Tuesday, 3 September 2013

August Book Reviews

Another of those modern classics that I felt I should read... but much like The Great Gatsby I got to the end and thought... why??? Yes I finished it but I can't tell you what happened because it didn't compute.

Plath's style of writing is nothing to sneer at but the story was so erratic... much like the protagonist. I found myself working back trying to work out who characters are that popped up in different places. All in all way too much effort for not much reward, maybe I should let classics pass me by.

A recommendation from a friend. Lost at Sea is a collection of Ronson's more eccentric stories from his Guardian column. There are some weird and wonderful unique individuals alive in the world and Ronson has a met a few. 

Episodes include attending a UFO conference with Robbie Williams and a cruise with psychic Sylvia Browne. He spends time with indigo children, attends an alpha course to find out if it's a form of brain washing and patrols Seattle streets with Phoenix Jones; a real life superhero. 

The tales he weaves of the world around us is at times so surreal  you can't help but believe that we live in a wonderful world.

Ever since I found out Mark Watson was a novelist as well as a pretty kick ass comedian I've been meaning to read one of his novels and I finally found a gap in the schedule.

Dominic is a photographer who has spent his whole life snapping other people's perfect days. The youngest of three children and by all accounts the most ignored he lives his life in the shadows whilst ignoring the knot in his stomach... a dark secret he can share with no one but his sister for fear of judgement and ostracism. There is subtle humour in Watson's style and his characters are immediately likeable - will definitely be delving into another soon. 

 I love Lisa Jewell and when I found a book in her back catalogue that had passed me by I got quite over excited! This may be partly due to the fact that it's set in South East London where I'm originally from and I read it on the lead up to a visit home but the thing I love about Jewell's writing is that she manages to write characters with whom you want to go out for dinner with, or for a pint down the local.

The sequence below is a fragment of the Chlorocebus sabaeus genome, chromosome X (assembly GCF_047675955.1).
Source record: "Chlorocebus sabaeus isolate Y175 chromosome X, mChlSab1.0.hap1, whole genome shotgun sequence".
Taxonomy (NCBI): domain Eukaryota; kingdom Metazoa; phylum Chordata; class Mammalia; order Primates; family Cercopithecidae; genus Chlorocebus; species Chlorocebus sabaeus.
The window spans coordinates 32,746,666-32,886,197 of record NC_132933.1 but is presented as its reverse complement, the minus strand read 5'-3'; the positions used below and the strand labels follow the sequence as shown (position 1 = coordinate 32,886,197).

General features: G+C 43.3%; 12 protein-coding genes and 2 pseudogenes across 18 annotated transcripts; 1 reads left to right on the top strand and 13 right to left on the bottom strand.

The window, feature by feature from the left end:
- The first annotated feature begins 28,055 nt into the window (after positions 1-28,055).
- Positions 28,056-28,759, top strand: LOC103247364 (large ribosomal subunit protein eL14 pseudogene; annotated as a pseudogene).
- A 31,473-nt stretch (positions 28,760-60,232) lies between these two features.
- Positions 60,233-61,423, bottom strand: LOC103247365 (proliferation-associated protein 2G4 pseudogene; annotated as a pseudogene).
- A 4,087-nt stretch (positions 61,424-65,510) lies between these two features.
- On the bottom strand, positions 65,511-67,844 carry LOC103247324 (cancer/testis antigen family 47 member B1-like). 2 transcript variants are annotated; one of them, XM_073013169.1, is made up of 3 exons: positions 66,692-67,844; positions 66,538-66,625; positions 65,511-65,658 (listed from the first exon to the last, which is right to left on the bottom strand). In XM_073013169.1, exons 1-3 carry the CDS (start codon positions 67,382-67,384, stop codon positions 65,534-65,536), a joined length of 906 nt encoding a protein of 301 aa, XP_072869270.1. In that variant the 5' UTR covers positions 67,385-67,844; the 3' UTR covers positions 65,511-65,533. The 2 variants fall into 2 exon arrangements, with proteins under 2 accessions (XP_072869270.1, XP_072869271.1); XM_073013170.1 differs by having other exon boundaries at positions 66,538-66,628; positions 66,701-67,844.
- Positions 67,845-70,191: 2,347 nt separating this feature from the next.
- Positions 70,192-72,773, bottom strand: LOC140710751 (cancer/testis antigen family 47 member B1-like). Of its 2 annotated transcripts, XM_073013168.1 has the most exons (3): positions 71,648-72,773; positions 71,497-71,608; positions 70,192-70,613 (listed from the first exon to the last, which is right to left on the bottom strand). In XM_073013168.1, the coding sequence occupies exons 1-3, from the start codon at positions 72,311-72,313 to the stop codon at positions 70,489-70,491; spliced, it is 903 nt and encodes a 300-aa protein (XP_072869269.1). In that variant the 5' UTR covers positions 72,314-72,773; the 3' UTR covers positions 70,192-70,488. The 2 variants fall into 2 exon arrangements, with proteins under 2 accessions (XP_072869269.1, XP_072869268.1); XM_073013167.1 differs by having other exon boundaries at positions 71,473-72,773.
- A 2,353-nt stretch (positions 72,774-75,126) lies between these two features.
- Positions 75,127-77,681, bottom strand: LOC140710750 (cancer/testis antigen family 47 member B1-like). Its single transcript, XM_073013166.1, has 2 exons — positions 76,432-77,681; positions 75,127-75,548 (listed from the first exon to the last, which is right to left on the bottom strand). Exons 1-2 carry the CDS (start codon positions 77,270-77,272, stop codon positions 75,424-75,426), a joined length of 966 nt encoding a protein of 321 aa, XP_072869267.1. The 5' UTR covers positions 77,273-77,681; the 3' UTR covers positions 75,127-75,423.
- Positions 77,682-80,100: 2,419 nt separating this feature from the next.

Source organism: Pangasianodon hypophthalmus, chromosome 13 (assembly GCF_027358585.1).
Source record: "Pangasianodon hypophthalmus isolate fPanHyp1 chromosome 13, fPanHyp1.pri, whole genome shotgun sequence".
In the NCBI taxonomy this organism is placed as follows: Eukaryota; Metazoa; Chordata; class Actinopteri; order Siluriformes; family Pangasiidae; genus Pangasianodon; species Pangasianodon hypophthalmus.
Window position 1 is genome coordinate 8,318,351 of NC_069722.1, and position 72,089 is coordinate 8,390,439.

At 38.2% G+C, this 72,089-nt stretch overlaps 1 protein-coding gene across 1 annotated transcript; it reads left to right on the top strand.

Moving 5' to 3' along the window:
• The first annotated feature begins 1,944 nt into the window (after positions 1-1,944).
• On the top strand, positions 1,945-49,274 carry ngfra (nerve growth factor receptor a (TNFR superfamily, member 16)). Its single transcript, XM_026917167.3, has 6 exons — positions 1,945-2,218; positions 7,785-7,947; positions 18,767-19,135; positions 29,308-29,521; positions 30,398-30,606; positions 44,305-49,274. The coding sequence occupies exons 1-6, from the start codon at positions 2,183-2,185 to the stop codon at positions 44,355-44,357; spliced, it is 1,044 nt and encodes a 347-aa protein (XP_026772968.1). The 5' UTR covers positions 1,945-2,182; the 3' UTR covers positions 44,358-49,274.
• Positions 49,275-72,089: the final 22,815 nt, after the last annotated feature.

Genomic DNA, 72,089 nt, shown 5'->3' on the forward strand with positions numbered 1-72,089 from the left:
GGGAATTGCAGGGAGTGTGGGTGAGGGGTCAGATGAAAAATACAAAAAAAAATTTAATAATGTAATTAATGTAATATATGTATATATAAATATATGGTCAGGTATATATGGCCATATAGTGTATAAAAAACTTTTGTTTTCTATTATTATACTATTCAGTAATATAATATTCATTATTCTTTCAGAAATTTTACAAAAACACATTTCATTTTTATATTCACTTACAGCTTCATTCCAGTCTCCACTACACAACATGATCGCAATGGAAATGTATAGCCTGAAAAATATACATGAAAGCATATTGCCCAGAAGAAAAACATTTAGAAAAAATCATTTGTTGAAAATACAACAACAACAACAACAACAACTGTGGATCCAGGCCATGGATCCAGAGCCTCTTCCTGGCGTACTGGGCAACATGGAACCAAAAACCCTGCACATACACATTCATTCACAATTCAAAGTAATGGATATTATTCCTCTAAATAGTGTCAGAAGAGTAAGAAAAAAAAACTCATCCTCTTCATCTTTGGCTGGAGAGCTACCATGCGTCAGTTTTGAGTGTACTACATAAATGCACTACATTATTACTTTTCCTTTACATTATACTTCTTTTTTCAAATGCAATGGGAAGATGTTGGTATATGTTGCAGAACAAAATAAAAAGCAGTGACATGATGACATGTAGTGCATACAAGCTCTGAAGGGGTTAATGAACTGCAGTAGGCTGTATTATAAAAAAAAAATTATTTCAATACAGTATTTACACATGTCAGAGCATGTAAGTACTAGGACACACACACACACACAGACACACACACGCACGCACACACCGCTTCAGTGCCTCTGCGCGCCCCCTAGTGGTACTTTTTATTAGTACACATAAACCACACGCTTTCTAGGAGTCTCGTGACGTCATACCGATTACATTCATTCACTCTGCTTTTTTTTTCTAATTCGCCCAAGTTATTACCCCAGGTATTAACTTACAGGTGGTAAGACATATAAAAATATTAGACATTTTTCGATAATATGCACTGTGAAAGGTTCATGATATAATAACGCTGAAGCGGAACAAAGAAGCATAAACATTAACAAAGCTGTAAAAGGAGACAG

The London family are an average family, two parents, three boys all grown up but they all have their secrets to carry. When Gervase starts lodging at the London's home things start to change. Eldest son Tony is divorced, caught up with work, jealous of his younger brother who has a successful writing career and is in the midst of a whirlwind romance with a beautiful older woman. But when the youngest London, Ned, comes home from Australia (running away from his own mistakes) and the family is complete Gervase starts to work his magic.

I felt it was a poignant moment to read the lovely original Bridget Jones and came to the conclusion that Helen fielding is every woman! True, gritty, absolutely hilarious , it's no wonder Bridget has found a place in hearts of women all over the globe! I don' t think I need to say anything else really... suffice to say if you haven't read it yet... you're missing out!

The reading group choice for the Summer... because you need the whole Summer! Now I've never particularly got on with Dickens which is why two weeks into reading it I have only got a hundred pages into this hefty tome! I blame Hard Times at AS and A Level!

So I shall be persevering and hopefully it will make a future entry at some point - if somehow it never makes it back into the book reviews you'll know I've given up and you can judge me as you see fit! 

Wish me luck!

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